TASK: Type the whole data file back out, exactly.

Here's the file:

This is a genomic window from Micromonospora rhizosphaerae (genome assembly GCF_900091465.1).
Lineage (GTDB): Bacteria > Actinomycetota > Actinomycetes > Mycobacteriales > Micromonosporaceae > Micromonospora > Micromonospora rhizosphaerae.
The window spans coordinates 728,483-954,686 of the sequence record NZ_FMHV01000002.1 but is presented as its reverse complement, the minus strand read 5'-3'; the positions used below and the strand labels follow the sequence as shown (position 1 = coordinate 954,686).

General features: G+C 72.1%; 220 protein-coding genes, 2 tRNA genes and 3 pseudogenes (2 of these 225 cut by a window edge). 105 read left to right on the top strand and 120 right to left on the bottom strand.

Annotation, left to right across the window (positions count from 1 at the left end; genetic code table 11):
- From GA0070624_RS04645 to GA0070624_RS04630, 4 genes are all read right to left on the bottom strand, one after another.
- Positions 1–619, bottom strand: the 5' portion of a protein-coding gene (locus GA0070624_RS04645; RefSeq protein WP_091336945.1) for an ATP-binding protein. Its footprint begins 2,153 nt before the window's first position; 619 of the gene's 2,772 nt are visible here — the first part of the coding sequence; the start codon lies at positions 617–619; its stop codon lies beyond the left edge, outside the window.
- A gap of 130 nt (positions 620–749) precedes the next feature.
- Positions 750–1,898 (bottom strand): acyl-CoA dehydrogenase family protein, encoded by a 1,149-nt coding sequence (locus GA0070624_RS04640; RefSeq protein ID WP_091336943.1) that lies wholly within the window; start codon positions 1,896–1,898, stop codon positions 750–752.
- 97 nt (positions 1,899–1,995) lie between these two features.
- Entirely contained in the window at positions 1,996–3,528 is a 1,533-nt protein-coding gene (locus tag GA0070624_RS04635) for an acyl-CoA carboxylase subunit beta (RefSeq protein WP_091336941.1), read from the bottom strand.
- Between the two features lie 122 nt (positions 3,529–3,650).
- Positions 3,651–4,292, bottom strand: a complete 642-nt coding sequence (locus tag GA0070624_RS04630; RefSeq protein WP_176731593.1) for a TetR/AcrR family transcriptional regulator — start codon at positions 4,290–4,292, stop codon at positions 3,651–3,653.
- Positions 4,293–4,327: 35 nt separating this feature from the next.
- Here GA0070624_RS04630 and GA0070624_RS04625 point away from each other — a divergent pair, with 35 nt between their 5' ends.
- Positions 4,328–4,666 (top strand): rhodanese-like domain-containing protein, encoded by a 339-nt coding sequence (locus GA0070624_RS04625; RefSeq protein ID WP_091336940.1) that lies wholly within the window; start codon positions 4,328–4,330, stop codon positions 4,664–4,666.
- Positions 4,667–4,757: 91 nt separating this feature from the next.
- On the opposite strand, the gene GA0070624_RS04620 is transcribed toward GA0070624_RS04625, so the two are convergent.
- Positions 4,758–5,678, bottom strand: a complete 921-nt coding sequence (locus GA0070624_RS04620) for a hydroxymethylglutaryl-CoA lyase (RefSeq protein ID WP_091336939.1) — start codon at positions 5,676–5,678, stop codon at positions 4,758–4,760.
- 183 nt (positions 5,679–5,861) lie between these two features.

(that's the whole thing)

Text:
This is a genomic window from Micromonospora rhizosphaerae (genome assembly GCF_900091465.1).
Lineage (GTDB): Bacteria > Actinomycetota > Actinomycetes > Mycobacteriales > Micromonosporaceae > Micromonospora > Micromonospora rhizosphaerae.
The window spans coordinates 728,483-954,686 of the sequence record NZ_FMHV01000002.1 but is presented as its reverse complement, the minus strand read 5'-3'; the positions used below and the strand labels follow the sequence as shown (position 1 = coordinate 954,686).

General features: G+C 72.1%; 220 protein-coding genes, 2 tRNA genes and 3 pseudogenes (2 of these 225 cut by a window edge). 105 read left to right on the top strand and 120 right to left on the bottom strand.

Annotation, left to right across the window (positions count from 1 at the left end; genetic code table 11):
- From GA0070624_RS04645 to GA0070624_RS04630, 4 genes are all read right to left on the bottom strand, one after another.
- Positions 1–619, bottom strand: the 5' portion of a protein-coding gene (locus GA0070624_RS04645; RefSeq protein WP_091336945.1) for an ATP-binding protein. Its footprint begins 2,153 nt before the window's first position; 619 of the gene's 2,772 nt are visible here — the first part of the coding sequence; the start codon lies at positions 617–619; its stop codon lies beyond the left edge, outside the window.
- A gap of 130 nt (positions 620–749) precedes the next feature.
- Positions 750–1,898 (bottom strand): acyl-CoA dehydrogenase family protein, encoded by a 1,149-nt coding sequence (locus GA0070624_RS04640; RefSeq protein ID WP_091336943.1) that lies wholly within the window; start codon positions 1,896–1,898, stop codon positions 750–752.
- 97 nt (positions 1,899–1,995) lie between these two features.
- Entirely contained in the window at positions 1,996–3,528 is a 1,533-nt protein-coding gene (locus tag GA0070624_RS04635) for an acyl-CoA carboxylase subunit beta (RefSeq protein WP_091336941.1), read from the bottom strand.
- Between the two features lie 122 nt (positions 3,529–3,650).
- Positions 3,651–4,292, bottom strand: a complete 642-nt coding sequence (locus tag GA0070624_RS04630; RefSeq protein WP_176731593.1) for a TetR/AcrR family transcriptional regulator — start codon at positions 4,290–4,292, stop codon at positions 3,651–3,653.
- Positions 4,293–4,327: 35 nt separating this feature from the next.
- Here GA0070624_RS04630 and GA0070624_RS04625 point away from each other — a divergent pair, with 35 nt between their 5' ends.
- Positions 4,328–4,666 (top strand): rhodanese-like domain-containing protein, encoded by a 339-nt coding sequence (locus GA0070624_RS04625; RefSeq protein ID WP_091336940.1) that lies wholly within the window; start codon positions 4,328–4,330, stop codon positions 4,664–4,666.
- Positions 4,667–4,757: 91 nt separating this feature from the next.
- On the opposite strand, the gene GA0070624_RS04620 is transcribed toward GA0070624_RS04625, so the two are convergent.
- Positions 4,758–5,678, bottom strand: a complete 921-nt coding sequence (locus GA0070624_RS04620) for a hydroxymethylglutaryl-CoA lyase (RefSeq protein ID WP_091336939.1) — start codon at positions 5,676–5,678, stop codon at positions 4,758–4,760.
- 183 nt (positions 5,679–5,861) lie between these two features.